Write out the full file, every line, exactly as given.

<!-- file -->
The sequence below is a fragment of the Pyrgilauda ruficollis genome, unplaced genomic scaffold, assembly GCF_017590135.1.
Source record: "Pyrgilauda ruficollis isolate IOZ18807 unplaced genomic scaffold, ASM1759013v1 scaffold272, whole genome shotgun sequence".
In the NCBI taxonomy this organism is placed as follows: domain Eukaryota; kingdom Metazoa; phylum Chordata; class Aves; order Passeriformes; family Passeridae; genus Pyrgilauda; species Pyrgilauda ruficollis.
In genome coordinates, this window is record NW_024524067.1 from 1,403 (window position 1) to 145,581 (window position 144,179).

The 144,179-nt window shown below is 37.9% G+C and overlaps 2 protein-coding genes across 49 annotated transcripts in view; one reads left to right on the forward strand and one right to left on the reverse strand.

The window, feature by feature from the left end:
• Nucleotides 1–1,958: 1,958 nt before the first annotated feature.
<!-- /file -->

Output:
The sequence below is a fragment of the Pyrgilauda ruficollis genome, unplaced genomic scaffold, assembly GCF_017590135.1.
Source record: "Pyrgilauda ruficollis isolate IOZ18807 unplaced genomic scaffold, ASM1759013v1 scaffold272, whole genome shotgun sequence".
In the NCBI taxonomy this organism is placed as follows: domain Eukaryota; kingdom Metazoa; phylum Chordata; class Aves; order Passeriformes; family Passeridae; genus Pyrgilauda; species Pyrgilauda ruficollis.
In genome coordinates, this window is record NW_024524067.1 from 1,403 (window position 1) to 145,581 (window position 144,179).

The 144,179-nt window shown below is 37.9% G+C and overlaps 2 protein-coding genes across 49 annotated transcripts in view; one reads left to right on the forward strand and one right to left on the reverse strand.

The window, feature by feature from the left end:
• Nucleotides 1–1,958: 1,958 nt before the first annotated feature.